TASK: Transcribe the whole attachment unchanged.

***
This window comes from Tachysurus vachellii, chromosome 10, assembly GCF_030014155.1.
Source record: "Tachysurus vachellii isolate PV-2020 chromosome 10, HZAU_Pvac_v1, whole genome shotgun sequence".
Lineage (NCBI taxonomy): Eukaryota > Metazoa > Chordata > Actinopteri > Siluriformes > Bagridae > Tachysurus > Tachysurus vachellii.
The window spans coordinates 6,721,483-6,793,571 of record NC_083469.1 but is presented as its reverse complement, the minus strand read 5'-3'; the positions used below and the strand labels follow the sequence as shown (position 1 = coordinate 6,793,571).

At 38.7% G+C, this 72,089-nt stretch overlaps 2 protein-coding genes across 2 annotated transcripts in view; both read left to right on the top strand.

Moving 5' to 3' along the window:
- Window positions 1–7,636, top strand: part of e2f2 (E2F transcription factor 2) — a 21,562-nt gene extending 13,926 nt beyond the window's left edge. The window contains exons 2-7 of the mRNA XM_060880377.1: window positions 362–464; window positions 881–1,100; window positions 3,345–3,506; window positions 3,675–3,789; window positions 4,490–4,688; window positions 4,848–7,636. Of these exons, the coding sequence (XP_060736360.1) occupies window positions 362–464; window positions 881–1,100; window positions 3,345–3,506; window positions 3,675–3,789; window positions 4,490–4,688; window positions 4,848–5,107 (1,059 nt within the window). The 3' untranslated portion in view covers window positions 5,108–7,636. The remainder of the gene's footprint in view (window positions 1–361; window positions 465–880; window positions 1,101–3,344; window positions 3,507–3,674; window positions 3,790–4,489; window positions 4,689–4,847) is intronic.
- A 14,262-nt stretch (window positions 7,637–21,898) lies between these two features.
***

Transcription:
This window comes from Tachysurus vachellii, chromosome 10, assembly GCF_030014155.1.
Source record: "Tachysurus vachellii isolate PV-2020 chromosome 10, HZAU_Pvac_v1, whole genome shotgun sequence".
Lineage (NCBI taxonomy): Eukaryota > Metazoa > Chordata > Actinopteri > Siluriformes > Bagridae > Tachysurus > Tachysurus vachellii.
The window spans coordinates 6,721,483-6,793,571 of record NC_083469.1 but is presented as its reverse complement, the minus strand read 5'-3'; the positions used below and the strand labels follow the sequence as shown (position 1 = coordinate 6,793,571).

At 38.7% G+C, this 72,089-nt stretch overlaps 2 protein-coding genes across 2 annotated transcripts in view; both read left to right on the top strand.

Moving 5' to 3' along the window:
- Window positions 1–7,636, top strand: part of e2f2 (E2F transcription factor 2) — a 21,562-nt gene extending 13,926 nt beyond the window's left edge. The window contains exons 2-7 of the mRNA XM_060880377.1: window positions 362–464; window positions 881–1,100; window positions 3,345–3,506; window positions 3,675–3,789; window positions 4,490–4,688; window positions 4,848–7,636. Of these exons, the coding sequence (XP_060736360.1) occupies window positions 362–464; window positions 881–1,100; window positions 3,345–3,506; window positions 3,675–3,789; window positions 4,490–4,688; window positions 4,848–5,107 (1,059 nt within the window). The 3' untranslated portion in view covers window positions 5,108–7,636. The remainder of the gene's footprint in view (window positions 1–361; window positions 465–880; window positions 1,101–3,344; window positions 3,507–3,674; window positions 3,790–4,489; window positions 4,689–4,847) is intronic.
- A 14,262-nt stretch (window positions 7,637–21,898) lies between these two features.